Planting more trees. Photo by Curtis Kline.


Tuesday, July 25, 2017

Mid-Year Evaluation Education

Every ministry within IELCO has a mid-year evaluation (in addition to the end of the year evaluation). The idea is to see how everyone and every project is progressing with their goals for the year. A few weeks ago Curtis wrote about the mid-year evaluation for Diakonia (if you missed the post, you can read about it here).

Last weekend the Education Ministry had their evaluation. The Education Ministry is made up of 4 1/2 projects: The Lutheran School of Theology (ELT), Christian Formation (which is paired with, but technically a separate project, Leadership and Formation), The Lutheran Schools (CELCO), and The Emmaus Road Foundation. This is the first time the Education Ministry has had their own evaluation, making it a very important step forward in the strengthening of the ministry as a whole, and not individual projects.

One activity we did, broken up into the people representing the different projects was to each make a tree. The roots of the tree were all the same - the pedagogy model, Lutheran identity, and structuring the ministry. The idea is that those are the "roots" where the work in each of these projects in based. The trunks of the trees were the results, the branches were products, the little branches were the difficulties, the fruits were the products, the flowers the things learned, and the leaves activities. As you can see from the photo below, these are busy projects!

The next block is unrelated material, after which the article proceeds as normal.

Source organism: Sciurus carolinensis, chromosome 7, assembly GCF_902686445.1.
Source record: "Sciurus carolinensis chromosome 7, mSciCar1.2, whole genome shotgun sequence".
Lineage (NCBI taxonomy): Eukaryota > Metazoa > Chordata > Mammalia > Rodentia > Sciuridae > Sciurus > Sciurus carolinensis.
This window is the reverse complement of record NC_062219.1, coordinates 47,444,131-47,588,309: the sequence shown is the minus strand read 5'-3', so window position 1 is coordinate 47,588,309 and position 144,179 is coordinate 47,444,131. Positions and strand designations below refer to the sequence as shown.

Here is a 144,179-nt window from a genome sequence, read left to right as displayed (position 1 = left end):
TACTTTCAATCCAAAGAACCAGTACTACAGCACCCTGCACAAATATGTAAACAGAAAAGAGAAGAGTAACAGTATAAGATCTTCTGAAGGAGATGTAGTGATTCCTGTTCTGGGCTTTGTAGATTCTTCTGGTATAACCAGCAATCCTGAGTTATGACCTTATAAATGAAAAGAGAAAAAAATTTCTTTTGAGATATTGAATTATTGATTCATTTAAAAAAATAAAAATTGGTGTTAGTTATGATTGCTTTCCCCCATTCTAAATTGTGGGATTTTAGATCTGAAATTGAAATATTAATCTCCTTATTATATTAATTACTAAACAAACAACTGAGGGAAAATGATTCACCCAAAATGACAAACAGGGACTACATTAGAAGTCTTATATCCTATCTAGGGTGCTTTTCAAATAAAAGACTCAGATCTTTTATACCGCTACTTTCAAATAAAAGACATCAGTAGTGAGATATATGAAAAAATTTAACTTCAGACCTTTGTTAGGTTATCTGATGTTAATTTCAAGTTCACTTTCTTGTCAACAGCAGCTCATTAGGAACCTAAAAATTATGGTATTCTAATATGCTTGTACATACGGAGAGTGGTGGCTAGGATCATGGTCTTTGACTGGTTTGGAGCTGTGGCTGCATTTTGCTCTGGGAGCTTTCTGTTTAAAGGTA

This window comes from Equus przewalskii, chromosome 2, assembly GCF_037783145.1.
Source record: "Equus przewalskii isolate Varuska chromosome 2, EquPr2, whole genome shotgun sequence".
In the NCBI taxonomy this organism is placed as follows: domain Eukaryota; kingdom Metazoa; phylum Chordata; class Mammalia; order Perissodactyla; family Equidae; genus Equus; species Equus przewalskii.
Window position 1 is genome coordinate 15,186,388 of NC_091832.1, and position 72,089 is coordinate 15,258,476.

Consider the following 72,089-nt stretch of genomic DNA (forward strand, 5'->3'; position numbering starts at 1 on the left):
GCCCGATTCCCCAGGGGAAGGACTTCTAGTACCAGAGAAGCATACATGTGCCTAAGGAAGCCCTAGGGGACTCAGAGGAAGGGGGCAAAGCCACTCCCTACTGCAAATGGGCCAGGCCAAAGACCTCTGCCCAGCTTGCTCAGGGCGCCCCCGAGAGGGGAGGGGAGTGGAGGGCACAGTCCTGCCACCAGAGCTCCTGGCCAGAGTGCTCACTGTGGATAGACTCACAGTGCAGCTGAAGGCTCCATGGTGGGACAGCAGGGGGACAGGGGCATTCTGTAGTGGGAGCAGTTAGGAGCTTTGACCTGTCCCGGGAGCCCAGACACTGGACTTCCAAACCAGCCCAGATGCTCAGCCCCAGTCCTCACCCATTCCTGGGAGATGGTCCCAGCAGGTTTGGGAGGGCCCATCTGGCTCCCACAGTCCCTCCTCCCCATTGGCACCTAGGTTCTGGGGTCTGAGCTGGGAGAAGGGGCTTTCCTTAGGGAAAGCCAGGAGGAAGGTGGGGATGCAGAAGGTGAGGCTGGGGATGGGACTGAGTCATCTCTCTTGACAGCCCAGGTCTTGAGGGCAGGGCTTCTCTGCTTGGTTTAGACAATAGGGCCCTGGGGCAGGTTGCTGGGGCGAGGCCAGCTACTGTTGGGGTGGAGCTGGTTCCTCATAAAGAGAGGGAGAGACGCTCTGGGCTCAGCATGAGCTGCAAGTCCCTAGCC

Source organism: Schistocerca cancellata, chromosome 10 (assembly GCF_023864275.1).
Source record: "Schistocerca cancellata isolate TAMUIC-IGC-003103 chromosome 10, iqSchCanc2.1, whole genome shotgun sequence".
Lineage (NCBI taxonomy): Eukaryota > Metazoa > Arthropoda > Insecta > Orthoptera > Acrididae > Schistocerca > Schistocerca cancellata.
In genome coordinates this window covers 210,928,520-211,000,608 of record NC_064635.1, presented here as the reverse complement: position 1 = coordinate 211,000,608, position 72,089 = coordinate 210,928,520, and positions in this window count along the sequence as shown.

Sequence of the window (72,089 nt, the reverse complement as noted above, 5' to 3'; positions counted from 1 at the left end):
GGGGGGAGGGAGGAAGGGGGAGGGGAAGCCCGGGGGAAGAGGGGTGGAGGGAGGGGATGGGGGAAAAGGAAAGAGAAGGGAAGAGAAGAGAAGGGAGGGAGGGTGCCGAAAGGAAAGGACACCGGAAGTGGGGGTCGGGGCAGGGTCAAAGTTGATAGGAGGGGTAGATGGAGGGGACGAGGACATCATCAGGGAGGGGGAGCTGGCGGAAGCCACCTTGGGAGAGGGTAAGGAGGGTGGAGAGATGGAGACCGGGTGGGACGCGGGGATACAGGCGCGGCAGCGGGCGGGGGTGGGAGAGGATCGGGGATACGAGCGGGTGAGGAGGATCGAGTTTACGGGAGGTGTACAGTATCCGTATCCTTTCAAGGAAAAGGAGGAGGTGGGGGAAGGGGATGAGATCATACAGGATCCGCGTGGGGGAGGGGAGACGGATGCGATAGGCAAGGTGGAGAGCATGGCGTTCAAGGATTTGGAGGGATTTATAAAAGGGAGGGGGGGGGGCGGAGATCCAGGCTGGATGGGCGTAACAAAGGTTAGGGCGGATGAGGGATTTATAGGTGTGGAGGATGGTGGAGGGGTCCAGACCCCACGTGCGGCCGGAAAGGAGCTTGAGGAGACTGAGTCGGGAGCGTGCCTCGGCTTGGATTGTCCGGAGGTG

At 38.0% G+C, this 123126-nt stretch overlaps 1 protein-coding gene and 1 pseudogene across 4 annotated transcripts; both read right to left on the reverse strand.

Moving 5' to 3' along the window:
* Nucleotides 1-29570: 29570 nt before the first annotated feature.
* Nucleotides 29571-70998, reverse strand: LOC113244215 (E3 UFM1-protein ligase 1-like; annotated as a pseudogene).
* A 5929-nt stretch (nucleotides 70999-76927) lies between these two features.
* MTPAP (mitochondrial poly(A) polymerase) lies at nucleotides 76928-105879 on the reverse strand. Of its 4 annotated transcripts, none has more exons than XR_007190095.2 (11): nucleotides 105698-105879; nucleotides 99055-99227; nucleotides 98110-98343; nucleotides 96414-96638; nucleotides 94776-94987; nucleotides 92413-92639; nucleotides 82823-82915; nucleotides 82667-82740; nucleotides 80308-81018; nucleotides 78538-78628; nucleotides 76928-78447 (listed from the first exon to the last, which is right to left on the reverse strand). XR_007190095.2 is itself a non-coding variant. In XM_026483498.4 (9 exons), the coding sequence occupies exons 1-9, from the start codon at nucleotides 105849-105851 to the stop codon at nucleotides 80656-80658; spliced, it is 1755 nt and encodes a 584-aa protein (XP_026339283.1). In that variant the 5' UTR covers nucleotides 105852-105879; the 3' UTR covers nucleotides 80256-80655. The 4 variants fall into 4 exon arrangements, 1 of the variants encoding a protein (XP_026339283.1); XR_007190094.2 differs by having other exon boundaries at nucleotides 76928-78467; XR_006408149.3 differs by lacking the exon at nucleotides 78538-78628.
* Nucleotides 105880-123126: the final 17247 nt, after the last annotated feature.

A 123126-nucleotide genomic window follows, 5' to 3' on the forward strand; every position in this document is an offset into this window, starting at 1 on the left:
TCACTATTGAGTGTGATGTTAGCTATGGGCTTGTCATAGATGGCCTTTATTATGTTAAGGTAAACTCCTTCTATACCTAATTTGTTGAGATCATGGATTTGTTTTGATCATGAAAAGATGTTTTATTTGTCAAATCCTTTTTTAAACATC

A collage of the different trees made at the evaluation, in the upper left is from the CELCOs, bottom left is the Emmaus Road Foundation, and the right is the Christian Formation and Leadership and Formation (I participated in the Christian Formation group and think it was a great exercise and love how our tree turned out). 

Here is the group at the end of the day. In the front row, left to right: Alexandra (Foundation), Zulma, (Formation), Stella (Foundation). Back row, left to right: Pastor Maria Elena (CELCO, Paz de Ariporo), William (CELCO, Paz de Ariporo, Judith (Formation), Yesid (CELCO, El Cocuy), Belky (coordinator of the whole education ministry), Nubia (CELCO, Bogota), Elizabeth (leading the evaluation), me, Benjamin (blue shirt, CELCO, Sogamoso), Mauricio (orange, Formation), Bishop Atahualpa.